News: Alibaba has parted ways with Wang Gang, a renowned computer scientist who has served as head of the tech giant’s autonomous driving lab under its Damo Academy research division for three years, Chinese media reported on Jan. 5, citing people familiar with the matter. A former tenured professor at Nanyang Technological University, Wang joined Alibaba in early 2017 as the chief scientist for the company’s artificial intelligence lab and was tasked with improving speech recognition capabilities for its first smart speaker device, the AliGenie X1, launched later that year. Wang has begun working on a startup developing robot vacuum cleaners and has raised an unknown amount of funds, the sources added.
Insights: The move is noteworthy in many ways. For one, Chinese industry giants had hoovered up research talents and poured resources into exploring the potential of artificial intelligence (AI) over recent years. The rush is over given a slower-than-expected process of implementing AI in industries, as many top scientists give up the high salaries in the industry for academia, while others start up their own businesses. Wang’s departure comes after Li Lei, the director of ByteDance’s AI Lab, left the company to join the University of California Santa Barbara as a professor last August, following the resignation of ByteDance Vice President Ma Wei-Ying a year earlier, SCMP reported. Chinese tech powerhouses also struggle with executive turnover and layoffs, as Beijing’s regulatory clampdowns continue to weigh on the sector.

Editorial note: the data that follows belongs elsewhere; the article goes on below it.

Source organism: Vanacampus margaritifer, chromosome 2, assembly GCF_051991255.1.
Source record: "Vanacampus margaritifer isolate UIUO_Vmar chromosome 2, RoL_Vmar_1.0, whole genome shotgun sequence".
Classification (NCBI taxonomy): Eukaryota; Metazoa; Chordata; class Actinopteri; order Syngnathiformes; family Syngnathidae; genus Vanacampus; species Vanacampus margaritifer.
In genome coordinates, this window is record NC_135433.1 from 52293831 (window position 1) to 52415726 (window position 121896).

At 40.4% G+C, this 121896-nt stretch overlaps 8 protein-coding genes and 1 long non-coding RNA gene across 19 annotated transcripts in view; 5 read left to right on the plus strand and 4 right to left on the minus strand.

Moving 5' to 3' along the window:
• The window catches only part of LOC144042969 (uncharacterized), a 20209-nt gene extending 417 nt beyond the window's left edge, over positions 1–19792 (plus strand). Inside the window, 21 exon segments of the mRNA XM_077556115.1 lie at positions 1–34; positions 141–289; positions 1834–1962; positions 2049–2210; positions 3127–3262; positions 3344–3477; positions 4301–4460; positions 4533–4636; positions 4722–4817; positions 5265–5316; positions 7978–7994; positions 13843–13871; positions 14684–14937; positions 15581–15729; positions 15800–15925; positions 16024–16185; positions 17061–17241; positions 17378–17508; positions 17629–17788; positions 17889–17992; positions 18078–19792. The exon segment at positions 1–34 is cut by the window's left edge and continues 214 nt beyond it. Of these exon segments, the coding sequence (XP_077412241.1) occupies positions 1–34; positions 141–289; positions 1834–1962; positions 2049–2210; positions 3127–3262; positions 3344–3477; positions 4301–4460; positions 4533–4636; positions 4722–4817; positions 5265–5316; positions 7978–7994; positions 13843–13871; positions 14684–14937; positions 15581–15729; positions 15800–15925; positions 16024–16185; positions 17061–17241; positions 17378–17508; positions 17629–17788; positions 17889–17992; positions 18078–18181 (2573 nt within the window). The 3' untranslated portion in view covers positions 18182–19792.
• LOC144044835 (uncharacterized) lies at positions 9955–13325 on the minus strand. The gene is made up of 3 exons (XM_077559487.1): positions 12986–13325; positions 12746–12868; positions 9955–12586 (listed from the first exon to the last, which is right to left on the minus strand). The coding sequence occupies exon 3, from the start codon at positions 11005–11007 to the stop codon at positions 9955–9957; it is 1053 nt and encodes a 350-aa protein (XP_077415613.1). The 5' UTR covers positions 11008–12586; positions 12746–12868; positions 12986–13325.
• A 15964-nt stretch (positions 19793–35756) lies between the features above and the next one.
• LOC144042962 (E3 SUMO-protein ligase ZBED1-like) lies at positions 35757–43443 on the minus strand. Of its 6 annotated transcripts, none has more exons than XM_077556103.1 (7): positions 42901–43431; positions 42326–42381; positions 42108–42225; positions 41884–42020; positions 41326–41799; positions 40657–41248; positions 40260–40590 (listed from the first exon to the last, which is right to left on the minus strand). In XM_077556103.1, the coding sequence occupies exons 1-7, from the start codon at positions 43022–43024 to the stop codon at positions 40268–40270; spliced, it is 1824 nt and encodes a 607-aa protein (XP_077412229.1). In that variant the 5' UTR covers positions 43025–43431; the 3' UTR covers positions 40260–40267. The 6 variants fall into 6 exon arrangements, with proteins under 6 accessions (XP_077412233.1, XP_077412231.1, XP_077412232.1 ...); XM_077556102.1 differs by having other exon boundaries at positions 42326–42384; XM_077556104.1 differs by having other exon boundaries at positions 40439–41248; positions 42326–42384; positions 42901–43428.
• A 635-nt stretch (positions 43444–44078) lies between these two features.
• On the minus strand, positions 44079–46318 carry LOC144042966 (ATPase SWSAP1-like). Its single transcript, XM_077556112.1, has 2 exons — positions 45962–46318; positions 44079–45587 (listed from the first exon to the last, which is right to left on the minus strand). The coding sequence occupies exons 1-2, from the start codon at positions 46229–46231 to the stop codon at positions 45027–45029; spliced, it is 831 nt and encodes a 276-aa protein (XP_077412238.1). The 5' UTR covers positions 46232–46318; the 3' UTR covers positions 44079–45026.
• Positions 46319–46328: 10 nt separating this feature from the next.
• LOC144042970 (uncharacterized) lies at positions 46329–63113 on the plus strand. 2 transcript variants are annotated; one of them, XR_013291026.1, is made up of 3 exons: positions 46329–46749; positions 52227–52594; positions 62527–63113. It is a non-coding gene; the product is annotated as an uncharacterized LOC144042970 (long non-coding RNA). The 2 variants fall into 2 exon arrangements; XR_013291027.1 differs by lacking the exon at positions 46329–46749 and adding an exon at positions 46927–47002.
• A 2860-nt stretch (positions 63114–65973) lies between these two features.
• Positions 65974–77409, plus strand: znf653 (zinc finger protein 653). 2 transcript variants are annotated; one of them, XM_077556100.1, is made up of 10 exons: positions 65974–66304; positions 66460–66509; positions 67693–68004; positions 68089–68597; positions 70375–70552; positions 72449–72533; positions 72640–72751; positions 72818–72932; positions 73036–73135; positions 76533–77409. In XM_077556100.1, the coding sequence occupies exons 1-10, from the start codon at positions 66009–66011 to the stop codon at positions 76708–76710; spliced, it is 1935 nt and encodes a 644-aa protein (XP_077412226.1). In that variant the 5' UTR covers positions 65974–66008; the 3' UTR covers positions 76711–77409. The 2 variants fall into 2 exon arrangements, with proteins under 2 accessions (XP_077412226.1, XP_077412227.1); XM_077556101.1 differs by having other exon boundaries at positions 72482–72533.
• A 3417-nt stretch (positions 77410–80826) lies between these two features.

News link: TechNode
Didi’s first earnings report after IPO: $4.7 billion loss
News: On Dec. 30, Didi reported its first earnings as a public company. It wasn’t pretty: The company lost RMB 30.4 billion ($4.7 billion) on RMB 42.7 billion ($6.6 billion) in revenue during the September quarter of 2021. To compare, the company reported a profit of RMB 665 million on revenue of RMB 43.4 billion in the same quarter of 2020. Didi’s largest source of revenue is still its domestic ride-hailing business, which yielded RMB 39 billion, down 12.9% from the previous quarter. The company posted an 8% quarter-over-quarter decline to 2.36 billion in ride volume over the period.
Context: Still the largest ride-hailing service in China by ride volume and revenue, Didi has been at the forefront in Beijing’s wide crackdown on local tech companies. Did’s business has taken a hit from a suspension order that has kept its services off Chinese app stores since July. Having been listed in the US for less than six months, the Chinese mobility giant on Dec. 3 announced plans to take its shares off the New York stock market and instead pursue a listing in Hong Kong. Beijing has yet to announce the results of its cybersecurity investigation into Didi, and the company’s shares have fallen more than 60% from its IPO price.
News link: TechNode